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Steve Lewis June 20th, 2011 11:15 AM

Actors walking into a room
 
I was wondering how one would tackle a problem like this:
I need a steadicam shot of a group of 3 people talking while walking down a hallway and then into a conference room. The camera will be in front of them moving backwards to cover them walking/talking. The problem is that a boom won't work because of the clearance of the doorway and the shot is too wide to get it close enough anyways.

Are there any solutions to this challenge? I know ADR is commonly used to solve issues like this, but I'm not sure if ADR will be feasible given the production constraints of our little short movie.

Thanks,
Steve

Brian Drysdale June 20th, 2011 11:27 AM

Re: Actors walking into a room
 
You could use radio mics, it would help if each was given its own audio track.

Dan Brockett June 20th, 2011 04:54 PM

Re: Actors walking into a room
 
Steve:

Wireless mic 101 setup, exactly the type of situation where a wireless will do it best. Rent GOOD quality wireless like Lectrosonics with good mics and this will be a breeze.

Dan

Gary Nattrass June 21st, 2011 01:44 AM

Re: Actors walking into a room
 
Place the boom underneath the camera and pointing upwards rather than over the top, otherwise radio mic's as suggested if the door is too tight to get the boom op and cameraman through.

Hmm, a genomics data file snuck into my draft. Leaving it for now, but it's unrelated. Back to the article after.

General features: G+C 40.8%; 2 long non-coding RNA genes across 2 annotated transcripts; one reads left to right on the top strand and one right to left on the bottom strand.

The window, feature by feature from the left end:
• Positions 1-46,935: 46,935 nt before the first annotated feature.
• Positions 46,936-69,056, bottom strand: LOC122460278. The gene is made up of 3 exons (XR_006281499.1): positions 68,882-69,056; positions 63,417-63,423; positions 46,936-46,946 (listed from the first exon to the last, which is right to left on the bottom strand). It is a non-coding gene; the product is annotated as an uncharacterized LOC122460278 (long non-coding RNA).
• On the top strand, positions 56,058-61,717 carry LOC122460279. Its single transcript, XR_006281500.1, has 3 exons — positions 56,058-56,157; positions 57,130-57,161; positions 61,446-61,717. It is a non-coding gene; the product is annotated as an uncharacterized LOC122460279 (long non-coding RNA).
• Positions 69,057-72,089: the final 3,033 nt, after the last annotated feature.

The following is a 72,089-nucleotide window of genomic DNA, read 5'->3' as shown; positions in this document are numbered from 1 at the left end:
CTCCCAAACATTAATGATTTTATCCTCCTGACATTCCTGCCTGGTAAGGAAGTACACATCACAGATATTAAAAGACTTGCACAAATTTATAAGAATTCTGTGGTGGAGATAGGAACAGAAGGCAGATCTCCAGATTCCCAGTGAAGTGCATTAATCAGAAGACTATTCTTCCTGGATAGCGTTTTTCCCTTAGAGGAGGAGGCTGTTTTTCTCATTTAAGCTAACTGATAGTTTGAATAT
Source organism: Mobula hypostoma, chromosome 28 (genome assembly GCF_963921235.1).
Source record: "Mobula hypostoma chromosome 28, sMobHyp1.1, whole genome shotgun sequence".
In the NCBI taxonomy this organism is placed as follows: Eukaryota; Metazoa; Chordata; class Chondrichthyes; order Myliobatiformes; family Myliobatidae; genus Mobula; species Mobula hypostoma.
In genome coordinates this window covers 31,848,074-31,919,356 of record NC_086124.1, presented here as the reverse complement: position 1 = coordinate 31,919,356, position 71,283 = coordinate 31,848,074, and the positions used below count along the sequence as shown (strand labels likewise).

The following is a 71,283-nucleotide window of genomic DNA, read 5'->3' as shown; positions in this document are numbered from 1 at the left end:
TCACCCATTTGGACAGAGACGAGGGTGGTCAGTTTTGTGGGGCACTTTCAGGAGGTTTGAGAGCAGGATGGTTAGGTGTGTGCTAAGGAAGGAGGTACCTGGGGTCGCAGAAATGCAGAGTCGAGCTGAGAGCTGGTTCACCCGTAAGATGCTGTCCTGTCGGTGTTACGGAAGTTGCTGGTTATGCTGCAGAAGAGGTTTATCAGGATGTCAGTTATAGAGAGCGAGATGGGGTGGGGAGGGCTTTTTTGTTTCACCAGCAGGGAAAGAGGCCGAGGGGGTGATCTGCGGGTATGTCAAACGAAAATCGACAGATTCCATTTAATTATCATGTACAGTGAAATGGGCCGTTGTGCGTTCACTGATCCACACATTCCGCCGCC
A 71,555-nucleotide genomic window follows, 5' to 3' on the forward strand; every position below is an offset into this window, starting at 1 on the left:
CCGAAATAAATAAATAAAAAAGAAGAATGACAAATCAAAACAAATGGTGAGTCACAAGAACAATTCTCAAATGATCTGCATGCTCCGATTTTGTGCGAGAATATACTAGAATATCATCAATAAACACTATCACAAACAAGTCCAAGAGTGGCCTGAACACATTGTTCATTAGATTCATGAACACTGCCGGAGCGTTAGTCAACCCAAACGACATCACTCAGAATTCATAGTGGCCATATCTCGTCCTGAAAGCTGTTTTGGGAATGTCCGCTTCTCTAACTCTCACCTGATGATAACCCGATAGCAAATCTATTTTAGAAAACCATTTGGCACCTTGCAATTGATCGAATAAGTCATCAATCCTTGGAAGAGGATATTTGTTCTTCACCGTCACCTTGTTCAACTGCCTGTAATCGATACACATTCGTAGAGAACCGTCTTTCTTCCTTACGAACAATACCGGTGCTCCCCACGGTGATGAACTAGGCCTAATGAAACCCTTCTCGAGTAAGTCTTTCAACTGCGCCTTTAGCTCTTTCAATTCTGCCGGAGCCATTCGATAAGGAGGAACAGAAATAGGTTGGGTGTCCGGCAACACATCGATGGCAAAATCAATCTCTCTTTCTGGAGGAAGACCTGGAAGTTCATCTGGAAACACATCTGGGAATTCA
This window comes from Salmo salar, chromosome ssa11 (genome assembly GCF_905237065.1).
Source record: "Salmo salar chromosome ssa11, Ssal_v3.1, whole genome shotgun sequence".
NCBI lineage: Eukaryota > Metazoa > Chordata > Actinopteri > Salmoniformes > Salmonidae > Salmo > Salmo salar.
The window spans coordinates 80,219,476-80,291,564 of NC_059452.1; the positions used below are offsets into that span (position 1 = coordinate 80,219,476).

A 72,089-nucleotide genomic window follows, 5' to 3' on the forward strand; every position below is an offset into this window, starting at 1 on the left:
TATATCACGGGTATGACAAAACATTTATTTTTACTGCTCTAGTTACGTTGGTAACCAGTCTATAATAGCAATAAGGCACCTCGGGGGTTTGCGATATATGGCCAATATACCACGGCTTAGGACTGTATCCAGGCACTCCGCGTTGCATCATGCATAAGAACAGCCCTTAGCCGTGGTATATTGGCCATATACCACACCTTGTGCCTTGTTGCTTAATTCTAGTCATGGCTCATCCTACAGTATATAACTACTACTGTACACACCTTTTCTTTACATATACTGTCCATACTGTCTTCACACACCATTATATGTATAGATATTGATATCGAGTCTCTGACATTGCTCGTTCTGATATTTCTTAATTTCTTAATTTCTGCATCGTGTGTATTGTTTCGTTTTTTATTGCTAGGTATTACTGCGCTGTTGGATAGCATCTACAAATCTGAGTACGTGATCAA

Dan Ostroff June 21st, 2011 08:05 AM

Re: Actors walking into a room
 
Quote:

Originally Posted by Steve Lewis (Post 1659926)
I was wondering how one would tackle a problem like this:
I need a steadicam shot of a group of 3 people talking while walking down a hallway and then into a conference room. The camera will be in front of them moving backwards to cover them walking/talking. The problem is that a boom won't work because of the clearance of the doorway and the shot is too wide to get it close enough anyways.

Are there any solutions to this challenge? I know ADR is commonly used to solve issues like this, but I'm not sure if ADR will be feasible given the production constraints of our little short movie.

Thanks,
Steve

As suggested probably radio mics and worth trying to boom from underneath. If booming is at all possible - also worth considering using two boom ops, one boom op walking with cam and up to the door and another boom op picking them up as they walk through the door and into the room.

Sounds fun :)

Andy Balla June 22nd, 2011 04:51 PM

Re: Actors walking into a room
 
Good tips. If I had four channels on my mixer, I would lav all three principles, then run a boom low and out of frame as suggested. Since I only have three channels, I'd probably just lav them all and ditch the boom, although I would try a dry run using only the boom run low before committing to the lavs. A good boom op should be able to pull it off.